Reviews | Written by Christian Jones 06/01/2022


Anne, who is married to small-town minister Jakob, resentfully wonders what has become of her life after thirty years of marriage. It seems that her identity is simply that of Jakob’s wife. Anne attends services, but she may as well be a piece of furniture for all the notice she is given. She cooks and cleans and is the Norman Rockwell portrayal of a dutiful wife, but it is a life of dreary drudgery. That is until Anne encounters 'The Master' and she is transformed into a vibrant, vivacious, powerful woman with a newfound lust for life, or should that be un-life?

For decades the standard vampire was a malevolent, savage, capricious monster. Then the bite was taken out of them when they became glittery, angst-ridden, tortured souls in countless teen romances. Thankfully, the monstrous vampire seems to be rising from its coffin once more as evidenced in Jakob’s Wife. That’s not to say that Anne (played to perfection by the incomparable Queen of Screams Barbara Crampton) is a soulless killing machine. Far from it. Anne’s transformation isn’t just vampiric, it unleashes the woman she longs to be. She finally finds her voice and dares to become a person in her own right. She expresses her opinion, takes control and steps out of her husband’s shadow. Naturally, her religious background and moral compass make the taking of another’s life abhorrent to her. The fact that she’s a minister’s wife is also problematic.

Larry Fessenden plays Jakob with warmth and humility when it would be so easy to play him as an overbearing, tyrannical husband. He’s content with caring for the spiritual well-being of his congregation. The fact is really that Jakob himself is in a rut although he seems comfortably oblivious to the fact and completely unaware that he takes his wife for granted.

Jakob’s Wife is more than just a comedic horror film. It’s as much a study of marriage and how familiarity can breed contempt. Anne and Jakob clearly love each other, but it’s a familiar love lacking spontaneity and attentiveness that Anne desperately craves.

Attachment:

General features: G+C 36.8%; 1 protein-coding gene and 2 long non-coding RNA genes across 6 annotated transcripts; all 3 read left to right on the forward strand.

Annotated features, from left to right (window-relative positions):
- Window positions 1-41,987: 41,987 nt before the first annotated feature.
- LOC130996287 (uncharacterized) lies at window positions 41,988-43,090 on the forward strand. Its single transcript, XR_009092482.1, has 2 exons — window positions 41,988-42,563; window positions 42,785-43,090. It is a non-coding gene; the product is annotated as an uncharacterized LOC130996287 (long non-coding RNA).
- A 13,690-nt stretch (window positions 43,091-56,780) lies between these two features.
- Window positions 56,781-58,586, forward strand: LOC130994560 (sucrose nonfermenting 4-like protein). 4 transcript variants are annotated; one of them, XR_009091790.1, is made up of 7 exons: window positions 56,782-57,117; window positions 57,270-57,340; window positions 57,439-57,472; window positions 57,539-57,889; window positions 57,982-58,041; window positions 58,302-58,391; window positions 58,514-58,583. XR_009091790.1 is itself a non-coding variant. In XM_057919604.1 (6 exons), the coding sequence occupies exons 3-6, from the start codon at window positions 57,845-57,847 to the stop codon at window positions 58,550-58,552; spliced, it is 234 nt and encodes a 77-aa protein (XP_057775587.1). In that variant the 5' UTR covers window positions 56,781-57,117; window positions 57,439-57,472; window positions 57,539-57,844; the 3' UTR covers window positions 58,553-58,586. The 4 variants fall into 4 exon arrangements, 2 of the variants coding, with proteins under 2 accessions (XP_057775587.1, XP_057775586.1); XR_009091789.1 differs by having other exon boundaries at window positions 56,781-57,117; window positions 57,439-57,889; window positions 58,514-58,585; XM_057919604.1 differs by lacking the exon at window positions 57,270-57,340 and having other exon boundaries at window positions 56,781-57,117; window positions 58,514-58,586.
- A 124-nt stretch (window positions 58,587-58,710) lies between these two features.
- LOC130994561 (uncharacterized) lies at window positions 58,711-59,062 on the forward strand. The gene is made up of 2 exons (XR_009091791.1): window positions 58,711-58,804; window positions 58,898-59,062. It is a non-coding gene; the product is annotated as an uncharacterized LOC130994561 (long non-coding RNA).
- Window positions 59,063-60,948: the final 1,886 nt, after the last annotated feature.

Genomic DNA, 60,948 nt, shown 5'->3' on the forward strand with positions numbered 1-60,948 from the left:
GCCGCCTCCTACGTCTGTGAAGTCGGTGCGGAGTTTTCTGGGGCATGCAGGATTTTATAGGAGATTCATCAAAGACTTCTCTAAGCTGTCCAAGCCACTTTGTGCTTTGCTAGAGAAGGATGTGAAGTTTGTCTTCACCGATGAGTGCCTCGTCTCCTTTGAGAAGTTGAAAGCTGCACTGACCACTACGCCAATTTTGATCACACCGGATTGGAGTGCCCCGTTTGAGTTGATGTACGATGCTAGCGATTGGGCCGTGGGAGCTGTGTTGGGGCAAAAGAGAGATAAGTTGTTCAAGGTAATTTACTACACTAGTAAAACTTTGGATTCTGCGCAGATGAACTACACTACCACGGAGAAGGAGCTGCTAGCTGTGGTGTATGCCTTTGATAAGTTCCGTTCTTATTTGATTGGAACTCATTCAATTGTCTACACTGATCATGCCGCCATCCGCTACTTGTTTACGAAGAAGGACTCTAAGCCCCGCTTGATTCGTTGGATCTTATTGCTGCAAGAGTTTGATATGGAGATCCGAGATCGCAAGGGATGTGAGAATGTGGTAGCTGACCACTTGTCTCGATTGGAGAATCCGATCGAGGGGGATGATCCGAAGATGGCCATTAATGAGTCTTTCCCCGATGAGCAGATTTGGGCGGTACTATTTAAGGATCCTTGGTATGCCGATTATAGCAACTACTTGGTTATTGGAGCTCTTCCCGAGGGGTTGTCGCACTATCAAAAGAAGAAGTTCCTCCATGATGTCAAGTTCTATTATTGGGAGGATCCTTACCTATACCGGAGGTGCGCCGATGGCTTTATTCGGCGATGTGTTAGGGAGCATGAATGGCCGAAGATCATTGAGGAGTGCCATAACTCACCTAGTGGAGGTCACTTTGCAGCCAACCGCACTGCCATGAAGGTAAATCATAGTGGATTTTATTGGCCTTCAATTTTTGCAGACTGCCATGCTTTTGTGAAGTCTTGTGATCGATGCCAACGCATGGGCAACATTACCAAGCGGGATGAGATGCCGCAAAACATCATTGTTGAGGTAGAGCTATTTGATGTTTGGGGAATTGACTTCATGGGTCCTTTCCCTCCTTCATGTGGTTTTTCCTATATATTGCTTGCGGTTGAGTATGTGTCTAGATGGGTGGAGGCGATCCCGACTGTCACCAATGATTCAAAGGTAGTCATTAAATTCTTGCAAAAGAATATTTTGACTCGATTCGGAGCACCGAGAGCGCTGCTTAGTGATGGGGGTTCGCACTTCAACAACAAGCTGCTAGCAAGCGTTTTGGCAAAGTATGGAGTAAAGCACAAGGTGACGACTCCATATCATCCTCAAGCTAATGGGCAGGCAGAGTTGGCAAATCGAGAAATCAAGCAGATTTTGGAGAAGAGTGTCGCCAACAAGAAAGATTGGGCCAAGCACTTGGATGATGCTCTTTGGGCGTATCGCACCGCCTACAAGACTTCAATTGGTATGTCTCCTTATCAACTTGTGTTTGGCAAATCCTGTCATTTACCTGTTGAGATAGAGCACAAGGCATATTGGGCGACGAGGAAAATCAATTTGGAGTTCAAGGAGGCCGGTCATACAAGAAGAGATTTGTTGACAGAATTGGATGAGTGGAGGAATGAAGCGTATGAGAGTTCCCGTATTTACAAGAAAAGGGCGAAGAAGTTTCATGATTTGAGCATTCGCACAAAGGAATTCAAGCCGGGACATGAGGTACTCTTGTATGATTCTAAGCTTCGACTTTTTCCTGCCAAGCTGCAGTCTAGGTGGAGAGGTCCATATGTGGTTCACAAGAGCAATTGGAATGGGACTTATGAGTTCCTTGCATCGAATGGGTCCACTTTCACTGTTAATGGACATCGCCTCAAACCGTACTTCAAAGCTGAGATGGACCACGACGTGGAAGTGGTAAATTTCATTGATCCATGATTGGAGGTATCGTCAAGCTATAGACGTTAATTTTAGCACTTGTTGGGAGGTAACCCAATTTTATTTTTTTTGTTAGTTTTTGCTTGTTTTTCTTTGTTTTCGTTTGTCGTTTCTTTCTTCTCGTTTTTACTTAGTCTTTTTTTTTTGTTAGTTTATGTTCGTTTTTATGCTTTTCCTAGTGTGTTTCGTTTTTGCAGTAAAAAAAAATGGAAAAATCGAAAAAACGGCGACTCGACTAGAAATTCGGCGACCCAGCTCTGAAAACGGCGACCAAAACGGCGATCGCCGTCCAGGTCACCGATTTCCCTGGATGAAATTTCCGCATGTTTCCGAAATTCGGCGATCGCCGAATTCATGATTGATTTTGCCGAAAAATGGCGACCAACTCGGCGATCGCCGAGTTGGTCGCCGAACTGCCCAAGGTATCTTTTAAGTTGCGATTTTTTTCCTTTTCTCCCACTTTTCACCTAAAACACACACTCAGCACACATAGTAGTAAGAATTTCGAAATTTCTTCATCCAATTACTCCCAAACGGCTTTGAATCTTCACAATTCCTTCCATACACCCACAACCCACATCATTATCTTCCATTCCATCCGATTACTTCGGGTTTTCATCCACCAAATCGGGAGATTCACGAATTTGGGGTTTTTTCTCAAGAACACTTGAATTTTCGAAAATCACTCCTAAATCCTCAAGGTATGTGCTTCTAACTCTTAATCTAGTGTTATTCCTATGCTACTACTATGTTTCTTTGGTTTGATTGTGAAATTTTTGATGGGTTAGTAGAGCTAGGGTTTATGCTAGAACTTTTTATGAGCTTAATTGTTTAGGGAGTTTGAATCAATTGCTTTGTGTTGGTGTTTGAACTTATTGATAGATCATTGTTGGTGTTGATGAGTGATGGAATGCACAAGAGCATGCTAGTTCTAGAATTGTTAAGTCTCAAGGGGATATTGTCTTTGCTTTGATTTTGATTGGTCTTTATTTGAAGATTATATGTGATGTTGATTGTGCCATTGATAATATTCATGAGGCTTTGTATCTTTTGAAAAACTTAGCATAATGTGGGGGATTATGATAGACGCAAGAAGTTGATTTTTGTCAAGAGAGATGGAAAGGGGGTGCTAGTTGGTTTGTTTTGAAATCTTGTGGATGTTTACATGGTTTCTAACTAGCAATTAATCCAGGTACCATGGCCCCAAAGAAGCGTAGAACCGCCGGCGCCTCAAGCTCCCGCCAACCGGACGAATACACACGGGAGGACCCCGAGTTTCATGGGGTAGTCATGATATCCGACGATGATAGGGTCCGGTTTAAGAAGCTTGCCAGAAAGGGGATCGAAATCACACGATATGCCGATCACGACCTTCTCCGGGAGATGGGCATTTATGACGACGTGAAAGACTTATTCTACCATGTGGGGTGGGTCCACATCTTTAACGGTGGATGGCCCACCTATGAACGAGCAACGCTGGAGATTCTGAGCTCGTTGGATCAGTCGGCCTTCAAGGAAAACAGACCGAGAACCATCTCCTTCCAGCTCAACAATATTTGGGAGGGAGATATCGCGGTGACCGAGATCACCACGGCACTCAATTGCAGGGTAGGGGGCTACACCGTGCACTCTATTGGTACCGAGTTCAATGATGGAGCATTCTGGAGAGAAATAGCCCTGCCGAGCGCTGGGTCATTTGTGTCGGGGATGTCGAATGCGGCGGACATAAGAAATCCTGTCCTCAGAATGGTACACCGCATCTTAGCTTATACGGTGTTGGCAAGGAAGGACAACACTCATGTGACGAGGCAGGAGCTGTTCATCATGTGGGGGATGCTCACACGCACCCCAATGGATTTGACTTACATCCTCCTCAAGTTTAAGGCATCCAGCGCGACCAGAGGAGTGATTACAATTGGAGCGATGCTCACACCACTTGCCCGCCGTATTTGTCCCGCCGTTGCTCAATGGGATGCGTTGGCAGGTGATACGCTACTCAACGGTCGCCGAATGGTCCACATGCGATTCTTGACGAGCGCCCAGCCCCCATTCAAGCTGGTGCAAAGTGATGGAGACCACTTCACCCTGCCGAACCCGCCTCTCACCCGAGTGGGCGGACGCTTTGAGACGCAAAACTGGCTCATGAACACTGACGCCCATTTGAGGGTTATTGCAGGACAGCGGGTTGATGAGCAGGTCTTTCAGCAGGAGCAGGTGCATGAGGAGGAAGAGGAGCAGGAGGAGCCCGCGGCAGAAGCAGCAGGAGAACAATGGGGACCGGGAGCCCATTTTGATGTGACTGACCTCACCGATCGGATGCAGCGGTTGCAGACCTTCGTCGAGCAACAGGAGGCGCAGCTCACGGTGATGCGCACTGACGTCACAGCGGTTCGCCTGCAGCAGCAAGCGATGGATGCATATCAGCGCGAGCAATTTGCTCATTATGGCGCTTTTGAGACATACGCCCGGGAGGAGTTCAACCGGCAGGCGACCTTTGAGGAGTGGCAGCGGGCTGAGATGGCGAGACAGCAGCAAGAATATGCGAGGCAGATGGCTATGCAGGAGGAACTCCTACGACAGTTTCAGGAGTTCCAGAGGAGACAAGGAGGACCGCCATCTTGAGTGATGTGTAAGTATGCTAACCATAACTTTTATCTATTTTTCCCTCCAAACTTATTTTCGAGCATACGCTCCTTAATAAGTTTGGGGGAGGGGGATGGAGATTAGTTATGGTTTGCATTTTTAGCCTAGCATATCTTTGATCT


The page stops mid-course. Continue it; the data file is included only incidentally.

Travis Stevens directs with the same finesse and assurance as he did with Girl On The Third Floor. He allows room for Crampton and Fessenden to explore their characters to the fullest whilst ensuring that the film doesn’t stray from its path of being a horror film. Comedy in horror films can sometimes feel forced and contrived., The comedy in Jakob’s Wife is natural, coming out of the situations that the characters find themselves in.

The extras are minimal. There’s a handful of deleted scenes that are interesting but wouldn’t have added a great deal to the finished film. There’s also The Making of Jakob’s Wife, which is the usual sort of making of… There are interesting nuggets such as Barbara Crampton, who also produced the film, adding the vampiric elements to the original screenplay.

Jakob’s Wife is a fun, smart horror film that, after all this time, has finally given the vampire back its bite.

Jakob's Wife is available on Blu-ray and DVD on January 10th.